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English Garden, Colonial Williamsburg, Williamsburg, Virginia | by Ken Lund
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English Garden, Colonial Williamsburg, Williamsburg, Virginia

Colonial Williamsburg is a living-history museum and private foundation representing the historic district of the city of Williamsburg, Virginia, USA. The 301-acre (122 ha) Historic Area includes buildings dating from 1699 to 1780 (during which the city was the capital of Colonial Virginia), as well as Colonial Revival and more recent reconstructions. The Historic Area is an interpretation of a Colonial American city, with exhibits including dozens of authentic or re-created buildings related to colonial and American Revolutionary War history.


Middle Plantation was renamed "Williamsburg" by Royal Governor Francis Nicholson, proponent of the change, in honor of King William III of England. The new site was described by Nicholson as a place where "clear and crystal springs burst from the champagne soil" and was seen as a vision of future utopia. He had the city surveyed and a plan laid out by Theodorick Bland taking into consideration the fine brick College Building and Bruton Parish Church. The main street was named Duke of Gloucester after the eldest son of Queen Anne.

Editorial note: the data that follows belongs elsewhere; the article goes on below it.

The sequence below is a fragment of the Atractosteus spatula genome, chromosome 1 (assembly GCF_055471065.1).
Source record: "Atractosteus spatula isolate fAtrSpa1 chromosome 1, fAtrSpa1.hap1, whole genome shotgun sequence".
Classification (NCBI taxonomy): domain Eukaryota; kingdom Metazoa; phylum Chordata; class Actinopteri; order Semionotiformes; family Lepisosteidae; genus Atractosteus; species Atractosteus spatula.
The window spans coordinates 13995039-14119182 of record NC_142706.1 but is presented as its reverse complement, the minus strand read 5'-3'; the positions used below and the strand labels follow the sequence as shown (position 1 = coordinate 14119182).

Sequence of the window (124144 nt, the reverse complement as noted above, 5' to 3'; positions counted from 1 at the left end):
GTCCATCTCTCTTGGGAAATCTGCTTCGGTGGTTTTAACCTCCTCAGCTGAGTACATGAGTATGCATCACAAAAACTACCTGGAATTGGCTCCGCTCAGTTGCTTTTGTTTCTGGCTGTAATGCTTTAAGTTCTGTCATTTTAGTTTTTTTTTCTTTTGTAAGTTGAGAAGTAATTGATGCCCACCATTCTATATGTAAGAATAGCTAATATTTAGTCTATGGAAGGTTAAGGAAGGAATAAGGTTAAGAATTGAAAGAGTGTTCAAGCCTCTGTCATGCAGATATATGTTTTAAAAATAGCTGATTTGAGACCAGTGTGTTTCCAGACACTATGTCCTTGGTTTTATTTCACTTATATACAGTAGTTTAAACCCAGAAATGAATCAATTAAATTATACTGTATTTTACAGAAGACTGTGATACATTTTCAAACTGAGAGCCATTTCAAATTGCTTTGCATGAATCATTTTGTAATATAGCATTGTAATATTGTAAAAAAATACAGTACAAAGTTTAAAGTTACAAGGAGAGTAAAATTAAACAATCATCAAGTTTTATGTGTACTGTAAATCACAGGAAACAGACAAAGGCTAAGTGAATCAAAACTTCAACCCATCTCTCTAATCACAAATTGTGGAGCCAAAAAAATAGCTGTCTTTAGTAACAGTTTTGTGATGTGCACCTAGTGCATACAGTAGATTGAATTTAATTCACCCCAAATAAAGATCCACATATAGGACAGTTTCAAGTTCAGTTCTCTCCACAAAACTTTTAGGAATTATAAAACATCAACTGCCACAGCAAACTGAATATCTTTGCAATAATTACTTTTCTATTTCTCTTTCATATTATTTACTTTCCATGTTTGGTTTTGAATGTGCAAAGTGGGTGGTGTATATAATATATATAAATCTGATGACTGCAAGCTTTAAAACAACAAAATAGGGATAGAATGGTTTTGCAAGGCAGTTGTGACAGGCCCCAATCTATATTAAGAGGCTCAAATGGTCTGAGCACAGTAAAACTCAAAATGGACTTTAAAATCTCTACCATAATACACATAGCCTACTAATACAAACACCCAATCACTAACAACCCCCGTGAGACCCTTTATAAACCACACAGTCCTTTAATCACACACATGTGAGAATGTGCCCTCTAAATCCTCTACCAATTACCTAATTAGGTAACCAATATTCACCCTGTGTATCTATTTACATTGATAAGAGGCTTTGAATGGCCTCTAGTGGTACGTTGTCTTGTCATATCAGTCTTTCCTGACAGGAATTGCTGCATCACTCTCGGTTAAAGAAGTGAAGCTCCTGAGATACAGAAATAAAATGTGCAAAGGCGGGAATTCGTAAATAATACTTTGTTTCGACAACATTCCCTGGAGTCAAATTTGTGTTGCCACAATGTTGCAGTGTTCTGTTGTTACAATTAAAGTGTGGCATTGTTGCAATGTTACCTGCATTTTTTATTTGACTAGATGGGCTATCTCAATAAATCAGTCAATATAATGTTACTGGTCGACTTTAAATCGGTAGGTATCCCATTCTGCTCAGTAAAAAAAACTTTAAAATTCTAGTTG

For most of the 18th century, Williamsburg was the center of government, education and culture in the Colony of Virginia. George Washington, Thomas Jefferson, Patrick Henry, James Monroe, James Madison, George Wythe, Peyton Randolph, and others molded democracy in the Commonwealth of Virginia and the United States here. During the American Revolutionary War, in 1780, the capital of Virginia was moved to Richmond, about 55 miles (90 km) west, to be more distant from British attack, where it remains today

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Taken on June 14, 2014